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50 Years Ago

Claude Jones played for the 1971 May Day peace protest in Washington, D.C. The concert was part of a kick-off event that brought forty thousand people to West Potomac Park to camp out and enjoy the music as they prepared for the protest activities over the following days.

We were supposed to go on at eight o’clock, but we kept getting bumped by “national” acts like NRBQ. Claude’s big green step-van, which served as our equipment truck and a mobile lounge of sorts, was parked behind the stage, so we had a place to hang out drinking tequila and getting high while we waited for our turn, which was always “next.”

It was five a.m. when we finally got to play. We played “Bad Dream”, “Patch of Gray”, and a few more of the usual numbers. Everything was sparse and focused, with no extra notes, distilled by the long night. Looking out from the stage, all you could see was blackness, but as the set was drawing to a close, night almost imperceptibly gave way to morning twilight, and you could just barely make out a few faces down in front. A sea of people in sleeping bags and blankets gradually emerged from the darkness while Joe and Franny sang Bob Dylan’s “I Dreamed I Saw St. Augustine,” their voices floating over the stillness in perfect harmony, accompanied by Henley’s ethereal organ lines. A remarkable, transcendent moment. It gave me chills.

I put my fingers against the glass
And bowed my head and cried…


[harmonica solo and out]

Afterwards, I packed up my bass, and Con and I headed out to find the car. A fleet of buses carrying cops in riot gear pulled up by the Lincoln Memorial. We had to wait a minute before crossing uncomfortably close to them, and one of the cops waved his club out the window and yelled at us to stick around for the fun. I shuddered, picturing all those sleepy campers back in the park. They had no idea what was coming. It was going to be a massacre. In the end, though, they all went peacefully after being ordered to leave, and nobody got hurt. The bad stuff would come later.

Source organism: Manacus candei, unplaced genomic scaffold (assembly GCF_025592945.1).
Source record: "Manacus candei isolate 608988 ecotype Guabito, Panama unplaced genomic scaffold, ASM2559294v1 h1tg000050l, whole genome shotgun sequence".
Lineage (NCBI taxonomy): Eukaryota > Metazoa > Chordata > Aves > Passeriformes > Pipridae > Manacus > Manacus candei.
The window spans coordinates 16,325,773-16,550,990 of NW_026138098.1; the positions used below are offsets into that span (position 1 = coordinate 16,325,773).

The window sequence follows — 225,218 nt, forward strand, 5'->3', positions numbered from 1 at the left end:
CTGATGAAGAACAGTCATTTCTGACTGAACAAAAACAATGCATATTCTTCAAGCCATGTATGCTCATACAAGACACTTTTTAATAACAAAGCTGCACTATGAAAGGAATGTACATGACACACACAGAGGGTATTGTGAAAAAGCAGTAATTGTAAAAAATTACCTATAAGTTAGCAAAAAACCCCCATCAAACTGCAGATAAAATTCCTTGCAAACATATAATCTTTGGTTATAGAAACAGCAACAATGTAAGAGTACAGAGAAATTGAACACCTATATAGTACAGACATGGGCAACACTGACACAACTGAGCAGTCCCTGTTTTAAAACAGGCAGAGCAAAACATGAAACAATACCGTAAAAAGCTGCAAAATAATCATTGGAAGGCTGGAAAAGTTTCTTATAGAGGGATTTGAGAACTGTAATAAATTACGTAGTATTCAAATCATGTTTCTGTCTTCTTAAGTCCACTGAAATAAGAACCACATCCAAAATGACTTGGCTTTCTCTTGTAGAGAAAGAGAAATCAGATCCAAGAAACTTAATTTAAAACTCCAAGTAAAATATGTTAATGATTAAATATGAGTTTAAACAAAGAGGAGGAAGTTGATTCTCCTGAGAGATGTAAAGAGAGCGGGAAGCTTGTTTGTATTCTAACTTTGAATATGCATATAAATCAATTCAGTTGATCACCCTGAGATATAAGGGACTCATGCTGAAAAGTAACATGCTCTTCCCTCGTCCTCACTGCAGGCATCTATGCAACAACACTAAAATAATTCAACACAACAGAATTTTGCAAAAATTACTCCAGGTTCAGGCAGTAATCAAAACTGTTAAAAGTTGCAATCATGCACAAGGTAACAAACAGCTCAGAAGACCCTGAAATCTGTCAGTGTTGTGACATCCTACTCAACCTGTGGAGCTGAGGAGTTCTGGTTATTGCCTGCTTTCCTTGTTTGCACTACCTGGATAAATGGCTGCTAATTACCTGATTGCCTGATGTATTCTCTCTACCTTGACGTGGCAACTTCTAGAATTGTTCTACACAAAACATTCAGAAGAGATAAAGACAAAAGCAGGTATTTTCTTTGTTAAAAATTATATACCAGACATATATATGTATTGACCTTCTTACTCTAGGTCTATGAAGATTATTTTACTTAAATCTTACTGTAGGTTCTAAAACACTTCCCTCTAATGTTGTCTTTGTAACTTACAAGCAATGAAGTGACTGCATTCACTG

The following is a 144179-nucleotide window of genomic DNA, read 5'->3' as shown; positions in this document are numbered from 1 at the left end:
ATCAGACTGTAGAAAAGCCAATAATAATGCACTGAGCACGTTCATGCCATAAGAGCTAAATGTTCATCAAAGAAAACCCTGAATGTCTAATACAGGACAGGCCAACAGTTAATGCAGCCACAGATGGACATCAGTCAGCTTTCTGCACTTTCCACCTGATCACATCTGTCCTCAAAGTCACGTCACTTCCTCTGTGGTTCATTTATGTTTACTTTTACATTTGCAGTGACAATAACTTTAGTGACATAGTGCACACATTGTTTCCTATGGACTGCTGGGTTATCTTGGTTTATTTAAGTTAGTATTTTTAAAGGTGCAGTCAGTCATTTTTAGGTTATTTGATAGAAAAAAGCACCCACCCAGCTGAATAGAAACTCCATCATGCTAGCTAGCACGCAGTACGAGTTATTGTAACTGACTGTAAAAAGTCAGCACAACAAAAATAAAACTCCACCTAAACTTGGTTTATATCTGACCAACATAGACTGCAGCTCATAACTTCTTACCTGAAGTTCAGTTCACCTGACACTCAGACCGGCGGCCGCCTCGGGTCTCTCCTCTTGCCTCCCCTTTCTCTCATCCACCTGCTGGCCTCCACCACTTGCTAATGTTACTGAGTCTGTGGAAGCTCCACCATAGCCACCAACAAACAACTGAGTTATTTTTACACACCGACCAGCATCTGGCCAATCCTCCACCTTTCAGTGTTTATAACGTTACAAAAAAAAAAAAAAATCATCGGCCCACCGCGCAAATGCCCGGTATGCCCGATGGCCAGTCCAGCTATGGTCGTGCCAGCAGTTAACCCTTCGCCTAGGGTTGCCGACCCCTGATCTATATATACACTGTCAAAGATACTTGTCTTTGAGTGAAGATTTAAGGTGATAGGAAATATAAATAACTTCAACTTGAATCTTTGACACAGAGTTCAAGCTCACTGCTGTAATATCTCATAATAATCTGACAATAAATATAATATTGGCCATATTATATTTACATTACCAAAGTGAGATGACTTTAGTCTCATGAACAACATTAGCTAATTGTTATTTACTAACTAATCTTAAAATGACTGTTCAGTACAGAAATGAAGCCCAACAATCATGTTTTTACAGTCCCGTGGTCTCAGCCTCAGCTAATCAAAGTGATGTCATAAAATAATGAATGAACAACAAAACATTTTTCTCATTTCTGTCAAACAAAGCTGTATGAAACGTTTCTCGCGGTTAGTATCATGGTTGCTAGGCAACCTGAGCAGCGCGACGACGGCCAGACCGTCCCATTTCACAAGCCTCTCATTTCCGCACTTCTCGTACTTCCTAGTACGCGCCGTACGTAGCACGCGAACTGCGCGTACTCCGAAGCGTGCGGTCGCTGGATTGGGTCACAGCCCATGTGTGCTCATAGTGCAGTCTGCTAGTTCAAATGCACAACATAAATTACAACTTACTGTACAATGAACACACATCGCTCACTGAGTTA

Mike Henley

We have lost our long-time friend, keyboard player Mike Henley.

He was an unmistakable presence on the stage, and his Hammond M3 organ was an integral part of the band’s signature sound. One of the “old-timers” in the band, Mike brought a wealth of early rock ‘n’ roll knowledge to Claude Jones, and he would occasionally step out front to favor us with a selection from Johnny Otis or Fats Domino. He will be remembered fondly by fellow musicians and fans alike.

Mike played with numerous groups in the Washington area over a musical career that spanned half a century. He was one of the original members — along with Tom Guernsey, Joe Triplett and Bob Berberich — of the legendary Reekers, who recorded the 1965 regional Hangmen hit “What a Girl Can’t Do.” After Claude Jones, Mike had a 30-year run with the Mystery Band and an overlapping tenure with the Newports that was still going into 2020.

Michael Peter Henley died on March 1, 2021, after a long struggle with numerous health problems following a quadruple bypass surgery.

Where oh where does the sun go…

It’s been 50 years since the Summer of Love, when Woodstock made headlines and peace on Earth seemed achievable. In 1969 Claude Jones was riding high in the Washington, D.C. area, playing regularly, getting momentum toward recording. The Amoeba was expanding with every passing month.

But now, in 2019, a time of contraction is upon us. In April, over Easter weekend, we lost two of our brightest and most beloved band members, Franny Day and John Guernsey.

Where oh where does the sun go
When it’s gone, when it’s gone?

John Guernsey

John Austin Guernsey was born into a musical family. His father, George, had an enormous jazz record collection, and it was a rare night that nothing was on the phonograph. George would take John, Tom and me to the Showboat Lounge to hear and meet such friends as Teddy Wilson and Charlie Byrd.

There was a piano in the Guernsey living room, and John took to it at a young age, while his brother Tom gravitated to guitar. It wasn’t long before they were making music together. John was unusually single minded when it came to mastering his instrument, spending hour after hour practicing. He mastered the difficult idiom of stride piano at an early age.

John also wrote beautiful songs with haunting lyrics. In the late 60s, a band called Claude Jones was among the first to play clubs with a repertoire heavy on original material, and John was a natural fit. Eventually John joined the band as a performer as well as a writer, and subsequently the band recorded several of John’s songs. Later, The Mystery Band recorded “Twelve Songs By John Guernsey.”

John’s legacy extends far beyond his musical contributions. He was a highly respected artist, wrote a novel, wrote and produced a musical, and performed nightly at the New Deal Cafe in Greenbelt for many years. He was a sought after piano teacher, and many of his former students remained dedicated friends throughout his life.

John Guernsey died on April 22 of complications from Parkinson’s disease.